When we are being mindful, everything is clear, everything is focused. Whatever that we perceive, whatever that we have in our mind, all of our thoughts are pretty clear. However, if we are mindless, our mind is not on the things we perceive nor the things we are doing. Also, we will do whatever we are used to do and react in the certain way that we used to react. Oftentimes, we just turn on the autopilot mode, doing things without knowing or seeing things without really paying attention to them. We are not being observant, not being able to stay focused on what we want to do. Just like this man, looking at the mall directory, you are here but your mind is somewhere else. When we have our daily activities, I believe some of us might have similar experiences, where we thought of doing a certain thing but after half way through the corridor, our mind might just go blank and forget what we have in mind before. If we are being mindful, this will not happen. Also, when we are mindless, we are unable to focus. It is just like looking at this photo here. We might just stare blankly at the words or certain things and our mind is somewhere else. This is another example of being mindless. On the other hand, if we are able to stay focus, we will be able to see what is really in front of us and not being led by our emotions or habits. Thus, these are the differences between mindless and mindful.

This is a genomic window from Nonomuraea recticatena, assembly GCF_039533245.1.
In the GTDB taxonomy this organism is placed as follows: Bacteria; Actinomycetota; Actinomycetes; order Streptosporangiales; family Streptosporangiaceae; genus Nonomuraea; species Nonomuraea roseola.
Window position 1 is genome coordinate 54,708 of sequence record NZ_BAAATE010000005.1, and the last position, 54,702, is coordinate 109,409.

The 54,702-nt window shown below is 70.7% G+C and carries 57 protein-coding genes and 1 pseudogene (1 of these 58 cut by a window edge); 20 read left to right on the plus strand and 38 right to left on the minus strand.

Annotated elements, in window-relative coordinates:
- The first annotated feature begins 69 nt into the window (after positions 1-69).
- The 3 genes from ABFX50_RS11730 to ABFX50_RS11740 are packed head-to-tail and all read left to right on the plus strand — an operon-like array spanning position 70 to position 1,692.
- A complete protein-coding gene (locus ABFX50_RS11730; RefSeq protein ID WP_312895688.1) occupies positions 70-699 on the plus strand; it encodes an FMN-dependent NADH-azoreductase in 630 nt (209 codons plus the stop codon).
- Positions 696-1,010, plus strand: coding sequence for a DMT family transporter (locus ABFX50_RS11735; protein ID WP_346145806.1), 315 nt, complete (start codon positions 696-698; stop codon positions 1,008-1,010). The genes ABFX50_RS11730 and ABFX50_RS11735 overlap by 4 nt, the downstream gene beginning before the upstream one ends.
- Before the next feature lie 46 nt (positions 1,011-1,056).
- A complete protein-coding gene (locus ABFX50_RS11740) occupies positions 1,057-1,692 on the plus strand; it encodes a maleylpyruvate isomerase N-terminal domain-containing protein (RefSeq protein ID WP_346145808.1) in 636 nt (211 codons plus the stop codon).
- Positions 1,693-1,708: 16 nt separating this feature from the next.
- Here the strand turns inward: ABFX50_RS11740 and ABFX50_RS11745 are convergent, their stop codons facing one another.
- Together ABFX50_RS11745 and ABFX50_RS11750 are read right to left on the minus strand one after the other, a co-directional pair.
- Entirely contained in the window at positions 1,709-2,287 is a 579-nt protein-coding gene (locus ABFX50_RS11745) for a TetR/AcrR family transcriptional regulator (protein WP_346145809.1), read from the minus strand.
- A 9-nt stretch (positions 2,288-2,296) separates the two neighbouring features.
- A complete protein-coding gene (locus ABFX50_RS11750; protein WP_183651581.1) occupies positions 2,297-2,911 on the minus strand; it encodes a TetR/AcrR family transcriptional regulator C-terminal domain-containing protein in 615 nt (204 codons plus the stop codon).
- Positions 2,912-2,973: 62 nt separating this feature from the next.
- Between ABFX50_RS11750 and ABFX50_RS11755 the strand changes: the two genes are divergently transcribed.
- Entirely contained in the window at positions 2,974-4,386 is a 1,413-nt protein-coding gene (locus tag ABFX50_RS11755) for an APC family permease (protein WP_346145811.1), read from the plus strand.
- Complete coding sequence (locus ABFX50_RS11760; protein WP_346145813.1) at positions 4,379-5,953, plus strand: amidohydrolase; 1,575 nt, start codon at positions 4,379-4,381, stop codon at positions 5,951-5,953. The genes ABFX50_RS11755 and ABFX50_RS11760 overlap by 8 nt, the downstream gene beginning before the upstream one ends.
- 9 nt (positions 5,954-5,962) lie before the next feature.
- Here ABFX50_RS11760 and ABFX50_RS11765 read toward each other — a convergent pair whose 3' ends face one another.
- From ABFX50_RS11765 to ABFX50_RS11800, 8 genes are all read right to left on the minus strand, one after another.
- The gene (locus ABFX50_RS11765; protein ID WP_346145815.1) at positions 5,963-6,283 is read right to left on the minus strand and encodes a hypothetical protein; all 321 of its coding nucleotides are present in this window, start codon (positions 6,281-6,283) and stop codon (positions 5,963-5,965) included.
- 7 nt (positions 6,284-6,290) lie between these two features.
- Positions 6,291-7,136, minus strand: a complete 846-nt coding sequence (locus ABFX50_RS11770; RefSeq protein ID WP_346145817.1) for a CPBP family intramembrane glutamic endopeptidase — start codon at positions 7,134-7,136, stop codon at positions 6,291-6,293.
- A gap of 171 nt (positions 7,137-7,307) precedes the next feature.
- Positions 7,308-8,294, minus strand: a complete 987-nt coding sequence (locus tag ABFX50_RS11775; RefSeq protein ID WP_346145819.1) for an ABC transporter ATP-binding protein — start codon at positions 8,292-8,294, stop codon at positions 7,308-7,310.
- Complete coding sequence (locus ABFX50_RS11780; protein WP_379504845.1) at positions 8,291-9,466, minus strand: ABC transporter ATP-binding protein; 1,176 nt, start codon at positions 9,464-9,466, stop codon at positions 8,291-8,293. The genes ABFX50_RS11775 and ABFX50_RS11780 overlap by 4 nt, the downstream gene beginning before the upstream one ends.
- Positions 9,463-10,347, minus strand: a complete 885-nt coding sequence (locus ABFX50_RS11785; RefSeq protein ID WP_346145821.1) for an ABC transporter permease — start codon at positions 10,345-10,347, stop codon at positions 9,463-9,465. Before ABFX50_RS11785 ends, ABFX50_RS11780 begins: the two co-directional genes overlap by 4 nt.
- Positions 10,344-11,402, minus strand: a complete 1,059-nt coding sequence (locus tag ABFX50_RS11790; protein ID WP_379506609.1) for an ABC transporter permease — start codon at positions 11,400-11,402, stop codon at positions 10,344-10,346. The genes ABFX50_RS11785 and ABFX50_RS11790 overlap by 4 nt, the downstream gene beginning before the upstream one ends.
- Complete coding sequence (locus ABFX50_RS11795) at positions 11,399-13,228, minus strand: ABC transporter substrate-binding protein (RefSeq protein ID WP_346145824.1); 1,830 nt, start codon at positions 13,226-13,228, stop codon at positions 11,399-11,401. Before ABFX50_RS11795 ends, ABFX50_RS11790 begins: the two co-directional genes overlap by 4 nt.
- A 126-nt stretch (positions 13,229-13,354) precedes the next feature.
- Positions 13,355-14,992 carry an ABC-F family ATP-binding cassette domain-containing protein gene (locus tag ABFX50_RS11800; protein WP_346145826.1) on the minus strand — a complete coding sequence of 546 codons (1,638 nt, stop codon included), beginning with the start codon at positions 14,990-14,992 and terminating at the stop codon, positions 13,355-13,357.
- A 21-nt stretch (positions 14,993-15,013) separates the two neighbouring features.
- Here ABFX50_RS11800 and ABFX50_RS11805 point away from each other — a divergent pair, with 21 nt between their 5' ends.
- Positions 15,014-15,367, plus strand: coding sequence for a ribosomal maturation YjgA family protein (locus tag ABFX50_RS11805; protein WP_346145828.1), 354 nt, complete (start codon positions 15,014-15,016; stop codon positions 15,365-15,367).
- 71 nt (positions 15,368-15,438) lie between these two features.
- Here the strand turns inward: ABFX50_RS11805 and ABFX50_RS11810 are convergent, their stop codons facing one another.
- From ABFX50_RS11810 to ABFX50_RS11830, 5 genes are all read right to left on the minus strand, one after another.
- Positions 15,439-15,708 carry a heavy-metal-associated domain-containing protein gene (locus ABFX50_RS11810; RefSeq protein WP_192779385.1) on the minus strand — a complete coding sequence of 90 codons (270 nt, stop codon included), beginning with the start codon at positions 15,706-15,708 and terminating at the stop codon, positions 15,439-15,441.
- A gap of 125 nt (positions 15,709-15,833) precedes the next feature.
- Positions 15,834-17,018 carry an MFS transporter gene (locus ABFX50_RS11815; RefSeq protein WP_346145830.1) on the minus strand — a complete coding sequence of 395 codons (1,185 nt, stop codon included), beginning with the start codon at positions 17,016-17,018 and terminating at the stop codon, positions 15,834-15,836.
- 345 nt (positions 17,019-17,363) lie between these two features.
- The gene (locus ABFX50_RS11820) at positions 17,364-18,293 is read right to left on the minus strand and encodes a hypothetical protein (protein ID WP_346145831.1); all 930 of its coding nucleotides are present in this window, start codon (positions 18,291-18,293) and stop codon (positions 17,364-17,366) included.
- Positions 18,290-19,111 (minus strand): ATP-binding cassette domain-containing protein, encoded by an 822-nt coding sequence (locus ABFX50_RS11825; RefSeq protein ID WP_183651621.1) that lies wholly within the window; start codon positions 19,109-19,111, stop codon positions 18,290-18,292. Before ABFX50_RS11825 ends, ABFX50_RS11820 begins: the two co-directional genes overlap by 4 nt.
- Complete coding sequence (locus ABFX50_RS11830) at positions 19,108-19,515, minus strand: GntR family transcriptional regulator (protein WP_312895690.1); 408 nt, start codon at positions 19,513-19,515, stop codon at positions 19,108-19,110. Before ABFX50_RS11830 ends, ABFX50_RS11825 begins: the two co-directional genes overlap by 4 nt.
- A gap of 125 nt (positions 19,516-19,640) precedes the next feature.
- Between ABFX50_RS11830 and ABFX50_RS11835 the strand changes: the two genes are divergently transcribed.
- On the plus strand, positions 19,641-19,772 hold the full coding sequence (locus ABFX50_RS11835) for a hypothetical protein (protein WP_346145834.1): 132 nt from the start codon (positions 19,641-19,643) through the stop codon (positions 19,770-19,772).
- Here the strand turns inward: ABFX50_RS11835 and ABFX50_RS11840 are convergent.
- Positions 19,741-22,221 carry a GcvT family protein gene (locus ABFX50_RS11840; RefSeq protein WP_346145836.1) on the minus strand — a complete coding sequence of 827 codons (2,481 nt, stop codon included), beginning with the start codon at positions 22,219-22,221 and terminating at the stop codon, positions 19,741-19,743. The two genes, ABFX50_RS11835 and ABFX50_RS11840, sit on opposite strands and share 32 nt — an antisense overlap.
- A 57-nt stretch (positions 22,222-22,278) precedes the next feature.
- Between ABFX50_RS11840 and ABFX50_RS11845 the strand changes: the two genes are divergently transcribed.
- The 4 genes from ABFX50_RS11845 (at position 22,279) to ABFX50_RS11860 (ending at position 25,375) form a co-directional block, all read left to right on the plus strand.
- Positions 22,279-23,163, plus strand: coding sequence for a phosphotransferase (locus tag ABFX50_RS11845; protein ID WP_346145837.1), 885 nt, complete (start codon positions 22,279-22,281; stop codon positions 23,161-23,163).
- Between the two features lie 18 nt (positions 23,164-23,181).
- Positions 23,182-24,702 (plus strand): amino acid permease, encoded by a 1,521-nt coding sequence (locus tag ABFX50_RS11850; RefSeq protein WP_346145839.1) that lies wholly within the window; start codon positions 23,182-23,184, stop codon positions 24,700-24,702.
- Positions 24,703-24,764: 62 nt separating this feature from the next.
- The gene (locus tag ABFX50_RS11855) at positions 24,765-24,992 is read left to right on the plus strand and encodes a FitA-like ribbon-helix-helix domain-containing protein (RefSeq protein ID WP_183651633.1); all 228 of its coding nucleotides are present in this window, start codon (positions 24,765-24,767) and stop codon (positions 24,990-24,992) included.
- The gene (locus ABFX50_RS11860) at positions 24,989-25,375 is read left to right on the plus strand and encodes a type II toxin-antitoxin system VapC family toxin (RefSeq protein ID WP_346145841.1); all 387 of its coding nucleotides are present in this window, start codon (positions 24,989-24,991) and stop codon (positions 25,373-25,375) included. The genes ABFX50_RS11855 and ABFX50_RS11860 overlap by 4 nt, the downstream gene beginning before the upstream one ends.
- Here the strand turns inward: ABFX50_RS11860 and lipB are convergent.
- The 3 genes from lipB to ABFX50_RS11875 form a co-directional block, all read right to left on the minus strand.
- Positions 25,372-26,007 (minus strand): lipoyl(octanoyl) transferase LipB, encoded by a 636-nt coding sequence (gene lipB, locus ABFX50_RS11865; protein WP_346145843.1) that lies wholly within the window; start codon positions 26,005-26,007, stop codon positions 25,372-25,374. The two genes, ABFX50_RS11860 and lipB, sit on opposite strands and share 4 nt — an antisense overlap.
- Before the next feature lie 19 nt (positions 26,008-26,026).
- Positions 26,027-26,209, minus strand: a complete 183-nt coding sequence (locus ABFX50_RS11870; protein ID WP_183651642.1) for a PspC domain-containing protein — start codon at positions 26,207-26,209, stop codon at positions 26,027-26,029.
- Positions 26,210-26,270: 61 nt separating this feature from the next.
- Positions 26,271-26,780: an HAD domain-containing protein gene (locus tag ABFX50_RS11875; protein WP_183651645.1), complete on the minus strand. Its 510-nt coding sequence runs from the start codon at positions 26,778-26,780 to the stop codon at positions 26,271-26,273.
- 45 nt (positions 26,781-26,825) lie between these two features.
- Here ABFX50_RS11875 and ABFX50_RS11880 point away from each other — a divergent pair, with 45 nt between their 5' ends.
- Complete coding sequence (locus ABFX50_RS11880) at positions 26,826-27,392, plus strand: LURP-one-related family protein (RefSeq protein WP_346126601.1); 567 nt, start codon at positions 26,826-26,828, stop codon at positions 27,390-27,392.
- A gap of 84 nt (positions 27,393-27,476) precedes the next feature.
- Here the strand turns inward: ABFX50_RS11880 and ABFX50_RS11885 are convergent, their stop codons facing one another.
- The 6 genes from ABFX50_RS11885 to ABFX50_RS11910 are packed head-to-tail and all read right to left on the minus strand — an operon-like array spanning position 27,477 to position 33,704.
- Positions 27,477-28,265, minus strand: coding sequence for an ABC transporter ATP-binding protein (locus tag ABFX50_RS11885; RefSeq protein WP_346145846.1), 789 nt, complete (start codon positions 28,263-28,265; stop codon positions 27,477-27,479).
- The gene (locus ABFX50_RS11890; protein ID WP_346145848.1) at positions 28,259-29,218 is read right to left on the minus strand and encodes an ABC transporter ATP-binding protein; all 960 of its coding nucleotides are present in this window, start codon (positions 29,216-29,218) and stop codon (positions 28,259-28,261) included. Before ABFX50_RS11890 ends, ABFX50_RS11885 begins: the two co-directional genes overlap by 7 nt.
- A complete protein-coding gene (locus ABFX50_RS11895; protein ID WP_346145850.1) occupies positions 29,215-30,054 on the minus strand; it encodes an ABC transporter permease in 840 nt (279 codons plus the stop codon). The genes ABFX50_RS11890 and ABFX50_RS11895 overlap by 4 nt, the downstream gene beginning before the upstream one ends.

IV. Why is the practice of mindfulness important?

So why is the practice of mindfulness important? The practice of mindfulness is important because we will be more aware of what we do, what we say and what we have in our mind. When we are not practicing mindfulness, we might just follow our habitual tendencies in doing the things we usually do and not knowing what we are doing. It is just like we are being reminded from time to time not to touch our faces before washing our hands, especially during this COVID-19 pandemic. However, how many times do we touch our faces in every hour? According to Health line, it is an approximate of sixteen times in an hour that we might touch or scratch our faces. This is habit. It is something that we are so used to do every time and our mind is not on it when we are actually doing that.

Personally, I have similar experience where I was overwhelmed with the things I need to do and my mind was taken over by habits. I remember there was one time, the temple was in an urgent need of mailing labels. So, I drove out to the nearby Office Depot. When I stopped in front of the store, got off the car, I just realized that I was in front of Staples, instead of Office Depot. It is because I was used to going to Staples for printing materials, my mind was actually driven by the habitual tendencies without knowing it.

Now, let us look at the photo. Can you find a mistake? As part of our intellectual habit, our mind is led by our assumption and focusing straight onto the numbers. However, look again and we will see the mistake. If we reflect upon what we perceive and conceive, oftentimes when we hear a certain word or see a certain thing, our mind develops and interprets in a way of how we would like to see it. Not the way as it is. Thus, we will not see the things as they are but things we have in our mind.